Can't Seem To Fall Asleep? The Quarter-Hour Sleep Rule Could Be The Trick You Need

You already know that sleep is important. Those hours spent in dreamland each night help you form memories, regulate hormones, rest your hard-working heart, and metabolize food properly, according to the National Heart, Lung, and Blood Institute. In other words, your body needs shut-eye to function.

However, your body — and mind — might not always make it easy to fall asleep. Even if you're ready to snooze, your system can sometimes remain alert and unable to wind down. If this happens to you occasionally, as it does for many adults, you might be dealing with acute insomnia (via Mayo Clinic). When sleeplessness becomes a common occurrence, though, it's known as chronic insomnia.

Whether you toss and turn rarely or regularly, it's crucial to find a way to fall asleep. But how can you do that when your body seems to have other nighttime plans? One trick might reverse your insomnia, and it's probably the opposite of what you've been doing all along.

Awake after 15 minutes? Get out of bed

When you can't sleep, do you toss and turn in bed, hoping to find the magic position to finally catch some ZZZs? Or do you lie there, scrolling through your phone until you're 300 videos deep in your TikTok feed? It's time to break those habits, say sleep experts. According to a 2010 study published in the Journal of Sleep Research, the "quarter-hour rule" could be the secret to overcoming episodes of insomnia.

The rule is simple — if you've been trying to fall asleep for 15 minutes in bed, get up until you're certain you can fall asleep. Researchers urge against watching the clock to know when 15 minutes have passed. Instead, use your best guess to determine if you've spent a quarter-hour in bed. If you go over the 15-minute mark, that's okay — the point is to avoid spending so much time trying to sleep that you become stressed (which, of course, will only make it harder to relax).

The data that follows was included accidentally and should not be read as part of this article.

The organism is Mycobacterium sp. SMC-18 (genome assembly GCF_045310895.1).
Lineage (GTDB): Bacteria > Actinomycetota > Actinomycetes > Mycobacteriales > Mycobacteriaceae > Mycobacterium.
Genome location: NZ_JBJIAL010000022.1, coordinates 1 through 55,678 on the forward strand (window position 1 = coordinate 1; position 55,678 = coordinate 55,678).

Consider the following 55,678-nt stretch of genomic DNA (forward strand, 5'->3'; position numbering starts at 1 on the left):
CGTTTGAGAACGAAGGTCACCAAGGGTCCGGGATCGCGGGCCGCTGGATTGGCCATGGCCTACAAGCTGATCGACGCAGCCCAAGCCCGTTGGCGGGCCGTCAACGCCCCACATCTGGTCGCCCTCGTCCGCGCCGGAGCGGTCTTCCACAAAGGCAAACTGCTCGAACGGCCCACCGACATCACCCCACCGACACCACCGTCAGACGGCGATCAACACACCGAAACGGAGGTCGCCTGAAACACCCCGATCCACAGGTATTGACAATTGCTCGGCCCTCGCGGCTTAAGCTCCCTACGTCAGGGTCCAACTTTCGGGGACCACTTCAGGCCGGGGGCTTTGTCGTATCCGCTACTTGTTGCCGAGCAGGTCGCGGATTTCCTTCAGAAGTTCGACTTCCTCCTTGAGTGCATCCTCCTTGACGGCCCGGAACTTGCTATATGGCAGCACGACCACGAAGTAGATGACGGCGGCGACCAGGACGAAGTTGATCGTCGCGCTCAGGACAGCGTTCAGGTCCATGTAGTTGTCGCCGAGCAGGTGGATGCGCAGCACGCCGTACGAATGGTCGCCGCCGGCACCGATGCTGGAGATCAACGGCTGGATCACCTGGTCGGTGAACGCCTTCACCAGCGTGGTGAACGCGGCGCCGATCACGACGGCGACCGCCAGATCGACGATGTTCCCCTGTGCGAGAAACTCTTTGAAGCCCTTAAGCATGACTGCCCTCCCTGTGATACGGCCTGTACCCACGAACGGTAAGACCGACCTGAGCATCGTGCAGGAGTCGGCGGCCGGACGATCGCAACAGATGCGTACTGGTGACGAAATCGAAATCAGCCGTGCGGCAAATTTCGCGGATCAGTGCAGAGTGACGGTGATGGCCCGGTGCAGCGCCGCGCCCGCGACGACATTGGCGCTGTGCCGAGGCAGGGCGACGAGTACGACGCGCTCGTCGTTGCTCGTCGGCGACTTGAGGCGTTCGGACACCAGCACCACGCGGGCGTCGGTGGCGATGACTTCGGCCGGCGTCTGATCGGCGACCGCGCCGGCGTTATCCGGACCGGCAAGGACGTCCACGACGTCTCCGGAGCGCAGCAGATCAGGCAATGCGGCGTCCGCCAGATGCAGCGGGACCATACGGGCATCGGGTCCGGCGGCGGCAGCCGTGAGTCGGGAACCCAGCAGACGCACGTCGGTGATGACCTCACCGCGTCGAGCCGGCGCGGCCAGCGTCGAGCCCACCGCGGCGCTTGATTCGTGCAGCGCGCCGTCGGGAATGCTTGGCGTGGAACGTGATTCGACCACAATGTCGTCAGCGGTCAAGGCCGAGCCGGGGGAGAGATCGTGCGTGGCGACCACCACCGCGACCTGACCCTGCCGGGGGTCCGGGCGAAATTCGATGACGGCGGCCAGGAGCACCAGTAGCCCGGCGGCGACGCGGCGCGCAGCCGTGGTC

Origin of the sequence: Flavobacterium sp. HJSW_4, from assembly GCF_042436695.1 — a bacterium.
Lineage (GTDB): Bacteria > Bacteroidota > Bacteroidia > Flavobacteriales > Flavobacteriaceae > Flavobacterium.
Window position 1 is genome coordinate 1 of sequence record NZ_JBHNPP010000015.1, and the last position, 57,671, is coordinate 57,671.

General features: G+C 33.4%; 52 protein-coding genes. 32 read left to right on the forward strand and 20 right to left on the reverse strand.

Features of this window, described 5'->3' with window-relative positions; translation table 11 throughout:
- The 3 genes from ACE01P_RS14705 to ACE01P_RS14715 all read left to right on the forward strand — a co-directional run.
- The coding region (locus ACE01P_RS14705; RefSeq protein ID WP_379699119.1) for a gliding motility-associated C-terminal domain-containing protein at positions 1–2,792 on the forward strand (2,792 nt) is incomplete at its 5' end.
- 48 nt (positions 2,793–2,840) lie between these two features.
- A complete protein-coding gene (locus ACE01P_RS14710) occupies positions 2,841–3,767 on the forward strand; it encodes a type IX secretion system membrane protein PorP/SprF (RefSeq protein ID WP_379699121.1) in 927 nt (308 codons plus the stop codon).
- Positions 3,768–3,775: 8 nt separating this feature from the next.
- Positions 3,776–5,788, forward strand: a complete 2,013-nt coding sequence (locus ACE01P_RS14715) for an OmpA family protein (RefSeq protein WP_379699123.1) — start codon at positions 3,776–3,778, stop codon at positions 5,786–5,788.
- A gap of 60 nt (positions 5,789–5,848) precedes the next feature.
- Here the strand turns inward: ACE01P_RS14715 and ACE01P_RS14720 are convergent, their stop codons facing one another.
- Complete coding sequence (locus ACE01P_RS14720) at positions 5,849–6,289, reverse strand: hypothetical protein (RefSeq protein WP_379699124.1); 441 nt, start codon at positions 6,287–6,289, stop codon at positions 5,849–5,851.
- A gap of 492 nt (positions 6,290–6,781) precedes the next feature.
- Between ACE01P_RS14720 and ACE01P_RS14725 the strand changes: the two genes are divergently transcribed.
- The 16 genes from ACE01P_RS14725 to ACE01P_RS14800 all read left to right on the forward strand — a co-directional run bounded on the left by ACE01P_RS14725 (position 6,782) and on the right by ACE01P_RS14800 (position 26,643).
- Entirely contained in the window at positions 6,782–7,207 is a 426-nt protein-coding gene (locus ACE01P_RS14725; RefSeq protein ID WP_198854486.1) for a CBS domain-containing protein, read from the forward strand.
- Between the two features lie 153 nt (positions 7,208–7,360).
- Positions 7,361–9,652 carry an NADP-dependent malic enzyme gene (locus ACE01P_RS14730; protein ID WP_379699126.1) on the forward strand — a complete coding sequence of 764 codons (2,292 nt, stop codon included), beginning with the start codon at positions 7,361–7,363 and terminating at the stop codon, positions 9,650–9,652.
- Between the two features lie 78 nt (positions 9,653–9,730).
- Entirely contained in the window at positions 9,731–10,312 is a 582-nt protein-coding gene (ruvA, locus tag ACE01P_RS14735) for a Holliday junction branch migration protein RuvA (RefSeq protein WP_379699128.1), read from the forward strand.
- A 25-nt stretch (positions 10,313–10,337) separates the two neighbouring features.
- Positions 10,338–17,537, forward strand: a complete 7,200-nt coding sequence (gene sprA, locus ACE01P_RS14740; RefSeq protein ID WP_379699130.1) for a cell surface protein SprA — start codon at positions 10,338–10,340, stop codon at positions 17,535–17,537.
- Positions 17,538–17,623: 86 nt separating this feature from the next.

"The problem with staying in bed for any appreciable amount of time is that this reinforces sleeplessness, physiologically and psychologically," Dr. Michael Perlis, director of the behavioral sleep medicine program at the University of Pennsylvania, told WebMD. The quarter-hour rule will keep you from associating your bed with insomnia, potentially freeing you from those frustrating sleep anxiety jitters.

What to do instead of staying in bed

You've decided to peel yourself out of your weighted blanket cocoon after 15 minutes of staring at the ceiling. Now what? To up your chances of getting back to bed quickly, resist the urge to use your phone or other bright devices. The blue light emitted from screens can suppress melatonin in the body, making it harder to fall asleep, per Harvard Health Publishing. Besides stashing away your phone and laptop, consider dimming the lights in your home so your body knows it's time to wind down.

Then, turn to a relaxing activity that doesn't involve much physical movement. Meditating, breathing exercises, knitting, or listening to a podcast (ideally one that isn't too stimulating, so save the true crime shows for another time) can all do the trick. If you decide to grab a drink, skip caffeine and alcohol and stick to water instead. If you're hungry, it's okay to snack, but do so mindfully. "Cookies, candy bars and anything high in refined sugar will reduce your serotonin levels, making it harder for you to fall asleep," registered dietitian Julia Zumpano explained to Cleveland Clinic.

Proponents of the quarter-hour rule suggest only returning to bed when you believe sleep is imminent, and Dr. Michael Perlis agrees, telling WebMD that it's best to stay out of the bedroom for at least 30 minutes. Once you feel heavy-eyed, you'll know it's time to head back to bed.